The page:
The 2023 Budget has been released, and if you’re like me, you usually let this slide under the radar. However, getting older and paying bills has made me more interested in what is going on in the world of politics and how certain things are affecting me and students alike. 


For the first time in 15 years, the government has achieved a surplus of $4.2 billion this financial year which, whilst it sounds good, isn’t necessarily. It means a decline in investment revenue and higher taxes. The Australian Greens so eloquently say on their Instagram, “F*ck your surplus… Every dollar of budget surplus is a dollar not spent lifting people out of poverty. It’s not helping students”. This surplus is due to the profitability of mining, coal, and gas companies, as well as an increase in employment rates resulting in more people paying taxes. Unfortunately, don’t expect a big bonus with your tax return. While certain areas will receive more funding, this surplus will not result in individual lump-sum payouts.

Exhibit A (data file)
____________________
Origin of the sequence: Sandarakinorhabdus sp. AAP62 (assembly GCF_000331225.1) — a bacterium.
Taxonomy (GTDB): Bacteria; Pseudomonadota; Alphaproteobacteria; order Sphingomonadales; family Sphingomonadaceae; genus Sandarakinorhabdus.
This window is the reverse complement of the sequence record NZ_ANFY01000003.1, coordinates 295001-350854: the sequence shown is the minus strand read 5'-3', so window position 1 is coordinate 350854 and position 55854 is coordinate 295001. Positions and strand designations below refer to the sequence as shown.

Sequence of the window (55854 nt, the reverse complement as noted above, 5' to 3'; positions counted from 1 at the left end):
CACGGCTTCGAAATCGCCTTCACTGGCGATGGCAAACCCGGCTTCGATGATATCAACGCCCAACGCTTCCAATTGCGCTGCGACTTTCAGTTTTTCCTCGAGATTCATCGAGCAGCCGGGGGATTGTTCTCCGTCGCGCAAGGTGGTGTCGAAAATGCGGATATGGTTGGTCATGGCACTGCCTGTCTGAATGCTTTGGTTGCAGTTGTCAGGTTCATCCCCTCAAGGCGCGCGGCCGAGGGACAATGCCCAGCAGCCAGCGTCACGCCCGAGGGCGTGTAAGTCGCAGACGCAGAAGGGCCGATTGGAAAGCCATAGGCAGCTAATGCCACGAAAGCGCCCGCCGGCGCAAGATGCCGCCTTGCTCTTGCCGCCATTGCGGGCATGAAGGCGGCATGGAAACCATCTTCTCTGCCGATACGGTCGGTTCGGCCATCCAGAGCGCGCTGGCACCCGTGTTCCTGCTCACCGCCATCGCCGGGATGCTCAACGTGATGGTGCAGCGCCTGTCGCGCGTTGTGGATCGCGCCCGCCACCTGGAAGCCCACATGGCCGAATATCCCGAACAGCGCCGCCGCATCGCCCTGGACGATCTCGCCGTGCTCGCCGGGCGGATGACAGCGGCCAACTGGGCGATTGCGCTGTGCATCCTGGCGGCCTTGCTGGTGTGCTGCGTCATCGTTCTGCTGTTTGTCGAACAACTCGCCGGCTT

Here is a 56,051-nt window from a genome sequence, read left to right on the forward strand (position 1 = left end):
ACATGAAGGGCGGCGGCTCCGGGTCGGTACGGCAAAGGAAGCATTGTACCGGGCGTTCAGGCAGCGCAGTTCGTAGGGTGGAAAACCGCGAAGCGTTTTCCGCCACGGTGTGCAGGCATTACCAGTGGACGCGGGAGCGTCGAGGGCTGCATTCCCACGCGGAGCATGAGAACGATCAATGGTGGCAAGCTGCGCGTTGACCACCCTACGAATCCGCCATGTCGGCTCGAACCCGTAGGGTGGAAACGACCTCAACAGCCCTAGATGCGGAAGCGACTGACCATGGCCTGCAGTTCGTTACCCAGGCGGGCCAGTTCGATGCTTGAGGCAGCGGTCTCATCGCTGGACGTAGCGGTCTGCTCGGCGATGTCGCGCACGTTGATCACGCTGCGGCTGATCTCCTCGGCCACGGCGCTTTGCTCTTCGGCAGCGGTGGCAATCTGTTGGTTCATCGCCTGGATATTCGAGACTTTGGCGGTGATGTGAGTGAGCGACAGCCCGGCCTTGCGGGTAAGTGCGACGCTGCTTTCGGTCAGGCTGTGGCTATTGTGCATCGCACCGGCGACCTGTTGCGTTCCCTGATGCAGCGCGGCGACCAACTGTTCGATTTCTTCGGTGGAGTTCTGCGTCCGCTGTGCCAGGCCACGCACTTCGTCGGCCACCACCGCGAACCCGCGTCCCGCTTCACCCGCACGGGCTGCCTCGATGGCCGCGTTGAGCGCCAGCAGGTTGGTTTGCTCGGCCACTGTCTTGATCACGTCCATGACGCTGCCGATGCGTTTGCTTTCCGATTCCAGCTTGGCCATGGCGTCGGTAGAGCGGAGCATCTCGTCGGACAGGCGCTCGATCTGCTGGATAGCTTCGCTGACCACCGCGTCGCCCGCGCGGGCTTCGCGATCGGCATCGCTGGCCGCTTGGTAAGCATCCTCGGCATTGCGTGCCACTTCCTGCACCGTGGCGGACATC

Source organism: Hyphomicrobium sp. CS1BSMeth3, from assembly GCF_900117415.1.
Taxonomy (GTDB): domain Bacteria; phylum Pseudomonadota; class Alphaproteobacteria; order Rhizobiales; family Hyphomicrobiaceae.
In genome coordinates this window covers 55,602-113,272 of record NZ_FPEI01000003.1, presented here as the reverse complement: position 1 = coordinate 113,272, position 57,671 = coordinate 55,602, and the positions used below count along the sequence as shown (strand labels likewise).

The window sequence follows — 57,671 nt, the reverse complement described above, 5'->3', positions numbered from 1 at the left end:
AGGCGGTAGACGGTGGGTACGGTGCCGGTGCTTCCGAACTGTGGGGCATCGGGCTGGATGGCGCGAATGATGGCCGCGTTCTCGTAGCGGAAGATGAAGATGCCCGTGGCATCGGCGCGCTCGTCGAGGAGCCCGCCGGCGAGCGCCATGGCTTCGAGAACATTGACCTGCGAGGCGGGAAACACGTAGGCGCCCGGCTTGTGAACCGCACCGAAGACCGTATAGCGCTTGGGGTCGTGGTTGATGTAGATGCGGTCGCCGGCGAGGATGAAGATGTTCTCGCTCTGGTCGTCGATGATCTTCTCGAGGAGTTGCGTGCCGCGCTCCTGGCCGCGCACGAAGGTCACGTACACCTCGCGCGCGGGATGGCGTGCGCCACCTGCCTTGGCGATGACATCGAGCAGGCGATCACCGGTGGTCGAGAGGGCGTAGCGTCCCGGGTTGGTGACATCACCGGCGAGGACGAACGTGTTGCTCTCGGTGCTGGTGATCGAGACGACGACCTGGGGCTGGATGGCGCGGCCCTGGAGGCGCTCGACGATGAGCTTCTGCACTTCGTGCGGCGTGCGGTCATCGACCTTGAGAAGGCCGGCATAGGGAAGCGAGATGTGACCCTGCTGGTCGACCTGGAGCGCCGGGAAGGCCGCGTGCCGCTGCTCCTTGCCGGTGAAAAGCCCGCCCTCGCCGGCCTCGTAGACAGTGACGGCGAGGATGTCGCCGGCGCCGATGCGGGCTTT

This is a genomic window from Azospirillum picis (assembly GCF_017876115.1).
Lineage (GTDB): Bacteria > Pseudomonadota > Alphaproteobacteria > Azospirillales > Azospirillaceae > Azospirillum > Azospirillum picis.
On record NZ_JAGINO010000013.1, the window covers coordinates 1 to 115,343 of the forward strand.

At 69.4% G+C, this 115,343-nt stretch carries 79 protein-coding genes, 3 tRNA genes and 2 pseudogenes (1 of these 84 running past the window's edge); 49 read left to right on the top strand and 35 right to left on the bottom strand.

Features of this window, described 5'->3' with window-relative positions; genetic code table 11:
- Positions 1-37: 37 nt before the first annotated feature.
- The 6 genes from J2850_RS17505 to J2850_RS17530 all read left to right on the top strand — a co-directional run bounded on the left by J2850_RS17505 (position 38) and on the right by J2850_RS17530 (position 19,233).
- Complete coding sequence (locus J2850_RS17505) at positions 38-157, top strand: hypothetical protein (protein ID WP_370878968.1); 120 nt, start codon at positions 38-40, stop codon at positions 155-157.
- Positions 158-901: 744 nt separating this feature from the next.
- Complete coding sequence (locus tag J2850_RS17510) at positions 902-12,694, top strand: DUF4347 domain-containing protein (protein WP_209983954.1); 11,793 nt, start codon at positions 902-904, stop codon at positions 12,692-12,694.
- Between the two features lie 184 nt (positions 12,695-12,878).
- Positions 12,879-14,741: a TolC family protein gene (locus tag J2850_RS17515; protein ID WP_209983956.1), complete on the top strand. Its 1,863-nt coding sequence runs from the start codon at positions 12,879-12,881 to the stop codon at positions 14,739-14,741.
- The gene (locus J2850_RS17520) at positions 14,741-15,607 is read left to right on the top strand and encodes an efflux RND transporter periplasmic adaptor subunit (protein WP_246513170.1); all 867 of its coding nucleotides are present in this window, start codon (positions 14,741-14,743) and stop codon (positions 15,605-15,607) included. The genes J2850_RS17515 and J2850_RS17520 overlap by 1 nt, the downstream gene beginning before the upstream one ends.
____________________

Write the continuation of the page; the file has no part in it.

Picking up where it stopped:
Cost of living

We have all been feeling the pressure with the increased cost of living and the government is taking steps to provide support – or so they say. For those who receive Austudy or Youth Allowance through Centrelink, they will receive a $40 increase in their fortnightly payments. Sounds good right? Unfortunately, this increase in financial support is still below the poverty line. Additionally, to “help” with the rental crisis, the maximum rates of Commonwealth Rent Assistance will be increased by 15%. Furthermore, individuals who are pensioners, veterans, concession cardholders, or receiving government support payments will receive up to $500 in energy bill relief which unfortunately, won’t go very far for struggling individuals.


Single Parents